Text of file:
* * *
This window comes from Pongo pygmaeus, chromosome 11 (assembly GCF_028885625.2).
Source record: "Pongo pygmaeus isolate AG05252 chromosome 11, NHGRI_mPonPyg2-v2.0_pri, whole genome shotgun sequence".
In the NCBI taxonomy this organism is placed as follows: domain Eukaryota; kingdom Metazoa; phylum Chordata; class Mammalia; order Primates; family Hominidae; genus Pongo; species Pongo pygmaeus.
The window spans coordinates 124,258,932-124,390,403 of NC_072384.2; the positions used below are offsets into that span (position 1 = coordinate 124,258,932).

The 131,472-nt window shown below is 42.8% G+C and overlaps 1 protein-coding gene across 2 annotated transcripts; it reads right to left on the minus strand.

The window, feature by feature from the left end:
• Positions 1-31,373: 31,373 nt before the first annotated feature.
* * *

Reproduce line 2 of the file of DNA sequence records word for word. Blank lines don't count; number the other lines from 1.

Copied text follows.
Source record: "Pongo pygmaeus isolate AG05252 chromosome 11, NHGRI_mPonPyg2-v2.0_pri, whole genome shotgun sequence".